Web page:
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Voter ignorance

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A healthy democracy requires an informed and engaged electorate. Yet, around the world, large segments of the population know little about contemporary policy debates or the basic workings of government. How then, can the public hold their elected officials accountable?

I accept that the world is a complex place and that most of us are understandably ignorant about many things. But when it comes to politics, it’s incumbent on all of us to cast an informed vote. Being clueless about what is happening in the political arena is dangerous for society.

Most political analysts posit that the election of Donald Trump and the Brexit outcome both owe their success to an astonishing lack of judgment. Many voters were unaware of the real issues and this laid bare the political schism of our time - the logically informed versus the emotionally uninformed. Put another way, the Trump and Brexit ballots exposed an educational divide among voters.

Polls in the UK revealed that a majority of university graduates were keen on remaining in the EU, while those without a degree voted to leave. Similarly, exit polls in the US indicated that college graduates were more likely to vote for Hillary Clinton, whereas those who were not college graduates inclined towards Donald Trump.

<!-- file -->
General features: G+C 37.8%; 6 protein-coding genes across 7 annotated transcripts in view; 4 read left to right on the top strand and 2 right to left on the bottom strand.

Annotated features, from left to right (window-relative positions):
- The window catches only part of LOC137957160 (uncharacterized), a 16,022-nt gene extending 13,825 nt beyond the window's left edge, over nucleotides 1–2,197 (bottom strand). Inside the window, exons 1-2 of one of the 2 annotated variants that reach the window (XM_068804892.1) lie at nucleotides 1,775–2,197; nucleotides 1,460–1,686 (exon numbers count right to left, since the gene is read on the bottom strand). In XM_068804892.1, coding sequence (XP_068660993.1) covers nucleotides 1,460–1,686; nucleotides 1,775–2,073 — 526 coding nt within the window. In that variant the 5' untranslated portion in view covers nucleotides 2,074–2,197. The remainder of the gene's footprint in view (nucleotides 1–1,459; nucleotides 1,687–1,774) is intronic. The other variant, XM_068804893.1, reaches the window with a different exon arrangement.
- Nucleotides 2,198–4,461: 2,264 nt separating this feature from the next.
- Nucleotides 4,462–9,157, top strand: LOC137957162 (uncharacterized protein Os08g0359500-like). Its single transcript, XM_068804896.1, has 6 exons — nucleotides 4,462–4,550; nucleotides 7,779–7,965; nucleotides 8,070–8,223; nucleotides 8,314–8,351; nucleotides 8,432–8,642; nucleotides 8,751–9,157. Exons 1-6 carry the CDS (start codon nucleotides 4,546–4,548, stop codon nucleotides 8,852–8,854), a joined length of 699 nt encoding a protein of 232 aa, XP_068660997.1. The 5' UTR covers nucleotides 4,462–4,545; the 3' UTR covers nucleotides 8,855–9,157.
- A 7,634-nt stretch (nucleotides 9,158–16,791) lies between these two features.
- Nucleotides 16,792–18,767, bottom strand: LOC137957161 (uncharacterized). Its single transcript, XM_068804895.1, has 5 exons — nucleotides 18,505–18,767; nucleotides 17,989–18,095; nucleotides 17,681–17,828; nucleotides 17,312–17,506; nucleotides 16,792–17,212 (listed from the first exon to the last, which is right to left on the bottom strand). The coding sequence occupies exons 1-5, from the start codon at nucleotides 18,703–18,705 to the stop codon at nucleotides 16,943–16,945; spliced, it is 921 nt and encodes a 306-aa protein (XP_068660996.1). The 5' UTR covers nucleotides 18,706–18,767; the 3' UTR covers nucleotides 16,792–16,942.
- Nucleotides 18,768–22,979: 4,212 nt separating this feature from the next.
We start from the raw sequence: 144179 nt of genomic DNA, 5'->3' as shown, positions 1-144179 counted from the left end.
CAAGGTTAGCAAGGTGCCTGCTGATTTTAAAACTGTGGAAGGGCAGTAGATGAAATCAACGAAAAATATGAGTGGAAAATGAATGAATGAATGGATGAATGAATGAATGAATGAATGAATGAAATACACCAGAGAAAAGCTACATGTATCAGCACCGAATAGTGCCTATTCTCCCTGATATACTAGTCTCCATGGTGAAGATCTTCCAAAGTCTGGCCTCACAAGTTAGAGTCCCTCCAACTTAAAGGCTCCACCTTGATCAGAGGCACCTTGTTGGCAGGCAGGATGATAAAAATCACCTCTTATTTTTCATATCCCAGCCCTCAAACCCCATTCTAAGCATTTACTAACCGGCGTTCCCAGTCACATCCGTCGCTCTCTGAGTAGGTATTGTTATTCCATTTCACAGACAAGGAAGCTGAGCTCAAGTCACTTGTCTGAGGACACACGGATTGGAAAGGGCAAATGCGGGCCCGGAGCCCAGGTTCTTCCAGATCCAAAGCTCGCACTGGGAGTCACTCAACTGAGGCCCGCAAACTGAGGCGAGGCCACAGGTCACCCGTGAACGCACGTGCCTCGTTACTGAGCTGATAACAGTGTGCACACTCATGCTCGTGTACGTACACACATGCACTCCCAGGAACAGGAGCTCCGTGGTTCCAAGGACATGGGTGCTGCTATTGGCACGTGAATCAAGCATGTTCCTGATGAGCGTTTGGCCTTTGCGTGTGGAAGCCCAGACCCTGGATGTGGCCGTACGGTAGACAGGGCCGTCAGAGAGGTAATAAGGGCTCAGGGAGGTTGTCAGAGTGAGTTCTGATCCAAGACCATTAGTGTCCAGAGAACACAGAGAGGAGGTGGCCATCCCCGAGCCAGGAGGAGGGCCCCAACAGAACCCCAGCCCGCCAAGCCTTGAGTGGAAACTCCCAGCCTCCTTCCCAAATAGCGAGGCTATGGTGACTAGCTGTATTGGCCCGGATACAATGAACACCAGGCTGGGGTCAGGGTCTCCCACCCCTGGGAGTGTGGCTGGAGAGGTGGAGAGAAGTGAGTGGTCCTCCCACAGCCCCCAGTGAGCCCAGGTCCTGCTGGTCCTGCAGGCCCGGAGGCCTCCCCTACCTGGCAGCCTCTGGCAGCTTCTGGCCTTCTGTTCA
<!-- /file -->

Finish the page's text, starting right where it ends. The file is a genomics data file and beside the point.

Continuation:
Anti-immigration sentiment was a key issue in both elections, even though immigration is undeniably good for an economy. Also, both questioned whether the prevailing global financial order benefitted the ordinary person in the street, even though capitalism has lifted millions out of poverty and raised living standards.

The frightening reality in our fast-paced digital world is that the average voter spends more time online becoming informed about picking a car than choosing a political candidate. Widespread voter apathy is one of the major shortcomings of modern democracy.

In her latest book, Edge of Chaos: Why Democracy Is Failing to Deliver Economic Growth and How to Fix It, prominent economist and political commentator, Dambisa Moyo, argues that the ideal democracy is one in which as many citizens as possible vote and are armed with the most objective information.

Moyo notes that many democracies, including the US and UK, require migrants to pass government-sanctioned civic tests to gain citizenship. In the same vein, she recommends that all voters should be given a test of their knowledge.

This would ensure minimum standards that should lead to higher-quality decision-making by the electorate. The message this would send is that voting is not just a right, but one that has to be earned. Such testing would not only lead to a better-informed electorate, but also to voters who are more actively engaged.

Moyo argues, quite rightly, that the public is too shortsighted to choose economic policies that will produce long-term prosperity. This, in my opinion, is most evident in the irrational attitude of many citizens to government debt. The ill-informed are seduced by populist politicians who promise to balance the national budget.